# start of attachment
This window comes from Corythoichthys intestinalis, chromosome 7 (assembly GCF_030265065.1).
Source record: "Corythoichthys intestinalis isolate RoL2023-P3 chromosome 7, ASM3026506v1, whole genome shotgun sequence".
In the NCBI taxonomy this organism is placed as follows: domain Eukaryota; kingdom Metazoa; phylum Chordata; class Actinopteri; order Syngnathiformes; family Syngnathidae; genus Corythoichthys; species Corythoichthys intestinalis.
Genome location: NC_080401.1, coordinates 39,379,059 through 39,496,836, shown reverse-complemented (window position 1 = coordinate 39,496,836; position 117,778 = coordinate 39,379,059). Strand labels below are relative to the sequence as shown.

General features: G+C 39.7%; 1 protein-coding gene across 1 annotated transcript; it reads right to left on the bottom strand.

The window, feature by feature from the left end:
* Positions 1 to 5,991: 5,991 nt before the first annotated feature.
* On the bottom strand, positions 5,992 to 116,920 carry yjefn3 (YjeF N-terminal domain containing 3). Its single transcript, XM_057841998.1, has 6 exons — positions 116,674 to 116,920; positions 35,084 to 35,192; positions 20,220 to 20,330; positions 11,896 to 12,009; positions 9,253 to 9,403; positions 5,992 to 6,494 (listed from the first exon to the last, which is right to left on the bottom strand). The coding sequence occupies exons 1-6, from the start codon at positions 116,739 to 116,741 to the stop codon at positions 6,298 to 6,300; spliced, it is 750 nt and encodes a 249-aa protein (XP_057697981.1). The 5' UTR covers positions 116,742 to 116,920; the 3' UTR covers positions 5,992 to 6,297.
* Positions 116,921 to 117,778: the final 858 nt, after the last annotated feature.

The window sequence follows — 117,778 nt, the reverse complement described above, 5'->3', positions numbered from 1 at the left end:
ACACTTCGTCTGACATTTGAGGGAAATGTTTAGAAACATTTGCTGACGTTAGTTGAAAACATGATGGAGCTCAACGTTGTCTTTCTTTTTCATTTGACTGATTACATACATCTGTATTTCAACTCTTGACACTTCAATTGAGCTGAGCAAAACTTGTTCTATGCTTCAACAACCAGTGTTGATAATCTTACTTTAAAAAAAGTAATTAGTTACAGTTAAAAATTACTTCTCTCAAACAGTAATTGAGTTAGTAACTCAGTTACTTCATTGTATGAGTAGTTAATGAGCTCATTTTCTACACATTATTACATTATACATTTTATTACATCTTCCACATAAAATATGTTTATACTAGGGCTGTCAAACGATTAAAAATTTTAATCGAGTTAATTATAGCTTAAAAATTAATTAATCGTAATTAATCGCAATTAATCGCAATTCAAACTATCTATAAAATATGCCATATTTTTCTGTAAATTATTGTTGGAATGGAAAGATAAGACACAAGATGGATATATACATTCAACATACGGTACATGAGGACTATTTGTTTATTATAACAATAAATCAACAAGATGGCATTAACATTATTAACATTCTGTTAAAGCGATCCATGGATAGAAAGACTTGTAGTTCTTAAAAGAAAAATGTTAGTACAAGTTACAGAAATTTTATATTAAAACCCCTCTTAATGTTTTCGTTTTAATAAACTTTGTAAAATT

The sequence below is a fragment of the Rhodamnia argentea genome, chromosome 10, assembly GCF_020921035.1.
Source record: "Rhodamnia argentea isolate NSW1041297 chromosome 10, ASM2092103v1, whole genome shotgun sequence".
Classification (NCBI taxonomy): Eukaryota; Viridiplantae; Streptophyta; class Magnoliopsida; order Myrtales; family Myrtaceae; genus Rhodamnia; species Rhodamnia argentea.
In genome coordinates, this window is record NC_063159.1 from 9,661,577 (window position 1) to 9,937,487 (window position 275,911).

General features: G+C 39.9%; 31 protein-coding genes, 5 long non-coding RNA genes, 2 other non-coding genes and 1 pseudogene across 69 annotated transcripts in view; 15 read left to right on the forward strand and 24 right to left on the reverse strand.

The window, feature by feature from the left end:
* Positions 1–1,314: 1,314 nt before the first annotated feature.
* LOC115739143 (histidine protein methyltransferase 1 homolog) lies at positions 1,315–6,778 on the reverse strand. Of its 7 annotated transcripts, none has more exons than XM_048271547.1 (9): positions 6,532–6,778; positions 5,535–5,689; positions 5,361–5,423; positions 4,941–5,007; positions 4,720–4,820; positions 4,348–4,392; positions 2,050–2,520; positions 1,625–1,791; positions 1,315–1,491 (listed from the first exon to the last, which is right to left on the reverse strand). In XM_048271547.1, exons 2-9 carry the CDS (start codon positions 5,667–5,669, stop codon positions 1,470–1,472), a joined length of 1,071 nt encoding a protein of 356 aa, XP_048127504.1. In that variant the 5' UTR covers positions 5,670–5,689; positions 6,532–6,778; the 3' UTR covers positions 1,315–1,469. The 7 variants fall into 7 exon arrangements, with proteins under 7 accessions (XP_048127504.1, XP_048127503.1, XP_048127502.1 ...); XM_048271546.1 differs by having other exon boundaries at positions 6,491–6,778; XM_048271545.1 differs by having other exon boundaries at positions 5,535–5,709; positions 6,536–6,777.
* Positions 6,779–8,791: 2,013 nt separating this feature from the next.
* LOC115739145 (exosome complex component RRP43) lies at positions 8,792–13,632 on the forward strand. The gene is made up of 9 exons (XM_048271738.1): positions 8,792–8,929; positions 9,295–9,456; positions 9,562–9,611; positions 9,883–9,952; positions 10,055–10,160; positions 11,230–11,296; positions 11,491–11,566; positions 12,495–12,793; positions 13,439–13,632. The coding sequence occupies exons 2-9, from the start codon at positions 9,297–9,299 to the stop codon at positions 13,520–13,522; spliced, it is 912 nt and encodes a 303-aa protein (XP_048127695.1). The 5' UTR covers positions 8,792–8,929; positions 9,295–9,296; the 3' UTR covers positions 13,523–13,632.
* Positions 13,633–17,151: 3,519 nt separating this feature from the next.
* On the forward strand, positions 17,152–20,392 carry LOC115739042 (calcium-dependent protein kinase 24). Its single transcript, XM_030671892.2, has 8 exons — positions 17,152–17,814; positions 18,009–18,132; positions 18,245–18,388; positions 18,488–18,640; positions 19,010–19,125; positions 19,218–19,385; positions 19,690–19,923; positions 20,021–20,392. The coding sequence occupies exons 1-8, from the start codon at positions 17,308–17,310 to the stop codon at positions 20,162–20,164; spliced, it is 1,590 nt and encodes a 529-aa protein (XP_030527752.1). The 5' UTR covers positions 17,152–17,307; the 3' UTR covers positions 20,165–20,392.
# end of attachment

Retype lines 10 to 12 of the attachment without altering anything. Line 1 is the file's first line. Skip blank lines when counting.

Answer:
The window sequence follows — 117,778 nt, the reverse complement described above, 5'->3', positions numbered from 1 at the left end:
ACACTTCGTCTGACATTTGAGGGAAATGTTTAGAAACATTTGCTGACGTTAGTTGAAAACATGATGGAGCTCAACGTTGTCTTTCTTTTTCATTTGACTGATTACATACATCTGTATTTCAACTCTTGACACTTCAATTGAGCTGAGCAAAACTTGTTCTATGCTTCAACAACCAGTGTTGATAATCTTACTTTAAAAAAAGTAATTAGTTACAGTTAAAAATTACTTCTCTCAAACAGTAATTGAGTTAGTAACTCAGTTACTTCATTGTATGAGTAGTTAATGAGCTCATTTTCTACACATTATTACATTATACATTTTATTACATCTTCCACATAAAATATGTTTATACTAGGGCTGTCAAACGATTAAAAATTTTAATCGAGTTAATTATAGCTTAAAAATTAATTAATCGTAATTAATCGCAATTAATCGCAATTCAAACTATCTATAAAATATGCCATATTTTTCTGTAAATTATTGTTGGAATGGAAAGATAAGACACAAGATGGATATATACATTCAACATACGGTACATGAGGACTATTTGTTTATTATAACAATAAATCAACAAGATGGCATTAACATTATTAACATTCTGTTAAAGCGATCCATGGATAGAAAGACTTGTAGTTCTTAAAAGAAAAATGTTAGTACAAGTTACAGAAATTTTATATTAAAACCCCTCTTAATGTTTTCGTTTTAATAAACTTTGTAAAATT

The sequence below is a fragment of the Rhodamnia argentea genome, chromosome 10, assembly GCF_020921035.1.